The weather report on Wednesday night showed only a small window for diving which coincided with slack water. Alternative dive sites were found to each side of Anglesey just in case the weather deteriorated.
On Wednesday night Adrian decided he was coming home on Sunday night due to work commitments and John wanted to come down Friday night as early start Saturday. Anglesey Outdoors was contacted and the accommodation was changed accordingly. Adrian contacted Anton on Friday and said Mark was coming down Friday instead of John who suggested that Mark book in as John as it did not take a lot to confuse the receptionist at the centre.
Anton and Iain left Leyland an hour and a half after Adrian and Mark but arrived five minutes after them! Nobody is sure what they got up to on the trip down; let's say what happens in the van stays in the van!
Breakfast was booked for 7:00 and everyone arrived at Bol Sach slipway on time. The boat was loaded and moved down the slipway. Mark boarded the boat and waited for launch. On unhitching the trailer the brakes failed and quick reactions from Adrian to put the launch strap onto the tow hitch saved a search and recover exercise.
The rest of the team boarded and the crew set off to the Skerries. Mark and Adrian took the opportunity to use the GPS coordinates loaded by Iain to find the wreck. Iain organised the divers into two waves to enter the water as soon as they were kitted up.
The spot was perfect as the first thing Anton saw was the anchor winch. Both groups of divers were dropped on the wreck and boat crew retreated off the rocks to a safe distance as the tide changed direction. Run times of 40 minutes were stuck to by both teams of divers and good pickups were done.
Over the radio came weather warnings so the cox decided to head to port rather than enter the natural harbour on the Skerries for lunch. John managed to keep his lunch down but suffered cuts to his head from a bungie strap which gave way in the rough seas. Not sure if Mark’s idea of right of way should be demonstrated with the Dublin ferry.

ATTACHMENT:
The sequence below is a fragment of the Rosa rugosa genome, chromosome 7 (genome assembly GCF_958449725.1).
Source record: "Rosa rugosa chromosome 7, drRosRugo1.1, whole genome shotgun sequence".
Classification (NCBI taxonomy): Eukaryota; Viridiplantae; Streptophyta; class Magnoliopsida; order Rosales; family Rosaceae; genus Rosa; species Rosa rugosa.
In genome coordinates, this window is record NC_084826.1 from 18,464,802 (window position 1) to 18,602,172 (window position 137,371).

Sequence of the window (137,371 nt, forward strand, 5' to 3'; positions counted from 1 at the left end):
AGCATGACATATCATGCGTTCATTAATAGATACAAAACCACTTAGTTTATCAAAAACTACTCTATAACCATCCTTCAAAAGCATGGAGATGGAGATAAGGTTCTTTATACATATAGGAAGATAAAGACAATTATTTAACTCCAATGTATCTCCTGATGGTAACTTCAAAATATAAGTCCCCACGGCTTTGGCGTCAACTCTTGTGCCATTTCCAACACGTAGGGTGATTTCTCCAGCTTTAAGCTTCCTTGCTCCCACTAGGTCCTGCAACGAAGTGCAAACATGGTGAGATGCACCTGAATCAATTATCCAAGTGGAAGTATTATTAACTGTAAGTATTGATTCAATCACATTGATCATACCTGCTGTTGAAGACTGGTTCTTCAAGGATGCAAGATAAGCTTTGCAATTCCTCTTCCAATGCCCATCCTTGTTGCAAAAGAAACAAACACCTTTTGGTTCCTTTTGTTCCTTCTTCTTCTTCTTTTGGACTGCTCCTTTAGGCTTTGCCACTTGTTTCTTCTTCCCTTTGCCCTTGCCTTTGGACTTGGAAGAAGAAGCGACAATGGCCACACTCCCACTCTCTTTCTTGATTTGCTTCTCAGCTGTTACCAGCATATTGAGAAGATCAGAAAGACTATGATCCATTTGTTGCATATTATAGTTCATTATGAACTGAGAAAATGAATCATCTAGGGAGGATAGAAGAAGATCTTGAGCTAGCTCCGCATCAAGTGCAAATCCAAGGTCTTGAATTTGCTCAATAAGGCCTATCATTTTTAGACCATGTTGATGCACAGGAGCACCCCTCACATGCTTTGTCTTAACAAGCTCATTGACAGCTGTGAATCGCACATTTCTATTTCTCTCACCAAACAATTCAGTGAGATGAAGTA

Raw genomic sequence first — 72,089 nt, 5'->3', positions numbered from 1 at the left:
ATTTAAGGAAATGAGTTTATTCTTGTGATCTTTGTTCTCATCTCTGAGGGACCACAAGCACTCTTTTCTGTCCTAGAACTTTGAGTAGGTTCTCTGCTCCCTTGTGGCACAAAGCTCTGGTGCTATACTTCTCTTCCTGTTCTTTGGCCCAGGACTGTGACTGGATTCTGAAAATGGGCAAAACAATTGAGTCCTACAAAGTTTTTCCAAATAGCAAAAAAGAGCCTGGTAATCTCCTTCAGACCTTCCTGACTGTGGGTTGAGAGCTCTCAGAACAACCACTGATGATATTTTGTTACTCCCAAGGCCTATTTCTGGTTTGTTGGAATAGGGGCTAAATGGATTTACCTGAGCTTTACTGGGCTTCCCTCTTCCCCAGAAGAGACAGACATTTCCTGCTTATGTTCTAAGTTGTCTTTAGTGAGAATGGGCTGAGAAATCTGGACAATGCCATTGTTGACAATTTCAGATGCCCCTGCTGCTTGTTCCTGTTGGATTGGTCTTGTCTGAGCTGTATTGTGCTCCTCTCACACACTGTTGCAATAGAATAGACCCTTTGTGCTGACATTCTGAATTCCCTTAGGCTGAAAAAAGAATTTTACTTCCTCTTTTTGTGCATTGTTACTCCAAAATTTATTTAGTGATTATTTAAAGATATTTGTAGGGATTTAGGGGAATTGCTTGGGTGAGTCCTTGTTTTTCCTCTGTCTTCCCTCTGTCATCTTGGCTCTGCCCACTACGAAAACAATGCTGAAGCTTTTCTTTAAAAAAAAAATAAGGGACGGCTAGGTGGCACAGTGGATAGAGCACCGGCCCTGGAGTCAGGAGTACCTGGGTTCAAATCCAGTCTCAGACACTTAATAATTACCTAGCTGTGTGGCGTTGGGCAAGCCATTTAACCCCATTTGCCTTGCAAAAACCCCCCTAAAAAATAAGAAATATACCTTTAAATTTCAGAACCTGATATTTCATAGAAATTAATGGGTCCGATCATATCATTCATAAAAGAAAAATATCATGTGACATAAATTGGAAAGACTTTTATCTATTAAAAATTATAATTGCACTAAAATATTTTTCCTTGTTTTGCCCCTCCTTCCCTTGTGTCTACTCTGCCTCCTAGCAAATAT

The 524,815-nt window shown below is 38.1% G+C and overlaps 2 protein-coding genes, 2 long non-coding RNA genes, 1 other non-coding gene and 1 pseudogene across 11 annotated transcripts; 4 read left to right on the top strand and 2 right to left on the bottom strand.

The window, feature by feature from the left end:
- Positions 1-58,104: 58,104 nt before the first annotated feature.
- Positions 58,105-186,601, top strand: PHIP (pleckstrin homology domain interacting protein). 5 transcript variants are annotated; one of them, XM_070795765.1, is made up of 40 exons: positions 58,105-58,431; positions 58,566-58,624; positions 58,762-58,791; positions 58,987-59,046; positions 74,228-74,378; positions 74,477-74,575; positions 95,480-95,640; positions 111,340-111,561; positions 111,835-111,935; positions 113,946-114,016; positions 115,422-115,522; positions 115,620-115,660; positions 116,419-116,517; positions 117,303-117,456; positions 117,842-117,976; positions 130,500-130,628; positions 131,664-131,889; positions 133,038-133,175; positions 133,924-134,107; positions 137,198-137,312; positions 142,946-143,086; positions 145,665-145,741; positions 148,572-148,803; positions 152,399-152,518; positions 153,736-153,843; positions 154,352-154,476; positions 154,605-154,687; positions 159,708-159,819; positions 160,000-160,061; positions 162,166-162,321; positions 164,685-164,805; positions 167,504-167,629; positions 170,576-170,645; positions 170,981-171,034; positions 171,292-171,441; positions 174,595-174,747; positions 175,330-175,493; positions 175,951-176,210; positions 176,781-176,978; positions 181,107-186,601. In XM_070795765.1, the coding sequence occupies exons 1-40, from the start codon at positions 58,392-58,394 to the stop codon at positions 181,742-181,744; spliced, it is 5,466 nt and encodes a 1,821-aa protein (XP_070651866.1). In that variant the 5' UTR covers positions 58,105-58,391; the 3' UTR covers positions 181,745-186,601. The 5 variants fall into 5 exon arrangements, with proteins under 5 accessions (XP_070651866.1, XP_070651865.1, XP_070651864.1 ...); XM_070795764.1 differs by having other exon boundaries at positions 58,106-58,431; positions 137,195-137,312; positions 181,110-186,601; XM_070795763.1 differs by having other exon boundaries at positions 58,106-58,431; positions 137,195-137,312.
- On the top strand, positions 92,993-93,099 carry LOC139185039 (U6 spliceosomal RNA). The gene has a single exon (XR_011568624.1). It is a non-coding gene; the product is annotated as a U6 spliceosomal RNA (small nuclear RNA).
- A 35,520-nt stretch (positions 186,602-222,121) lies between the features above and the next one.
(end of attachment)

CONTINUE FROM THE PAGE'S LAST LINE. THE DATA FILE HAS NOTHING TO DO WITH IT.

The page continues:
Back at the slip Anthony demonstrated how to moor the boat so as to protect it from the elements and John stowed all the anchor lines for ease of use.
Due to the high winds Anthony arranged for the second dive to be in the harbour. Adrian and Mark decided to take on the role of shore cover and proceeded to demonstrate their extensive knowledge of using the VHF radio.
Back in the sheltered waters of the harbour the viz soon made three solo dives and put Iain’s skills of watching for bubbles to the test. John was heading towards the harbour exit, Alistair should have been following the wall and Anthony heading towards the slip.
Iain recovered all divers while Adrian and Mark prepared the trailer for recovery.
Chorley BSAC turned up as we were packing up the boat and Anthony arranged for them to dive off our boat Sunday as Adrian was full of cold and everyone else wan't sure the viz encouraged a Sunday dive.
Back at the digs Anto told John to book in as Mark so as not to confuse the receptionist, this did not work and Alistair and John ended up sharing with Chorley.
Ged, Anthony and Iain formulated two dive sites to dive on Sunday taking into account the weather forecast. The shot line was adjusted to the correct length of line and two small buoys added to monitor the current were added to the line.
The Lady Meath lies just out side the harbour out side the shipping lane and stands seven meters off the sea bed at the highest point. Iain was coxing the boat and with a little help from Maria managed to find the wreck with the plotter. The shot was dropped and then moved a little after checking it. Anthony split the divers to dive as a three and two with a max run time of 40 minutes to SMB up on the surface.
The shot landed in the middle of the wreck and between several beams, putting a small amount of air in the lifting bag made it easy to lift it and place it on the deck ready for retrieval later on.
The first group of divers headed to the stern section while the second group headed to the bow which is still intact.
Iain had to chase off sailing boats who do not under stand diving flags.
The first wave of divers managed to surface on the shot line while Maria and Mandy put their DSMB up exactly on 40 minutes.
After a quick dart into the harbour, lunch was taken at the cafe near the museum. The sun came out and the winds dropped to zero.
A several of the divers didn't have enough air for a second dive it was decided to skip it.
Anthony and Iain when out in the boat to check the marks and found them to be spot on for future reference.
A big thanks to Ged for helping to wash the boat down back in Leyland.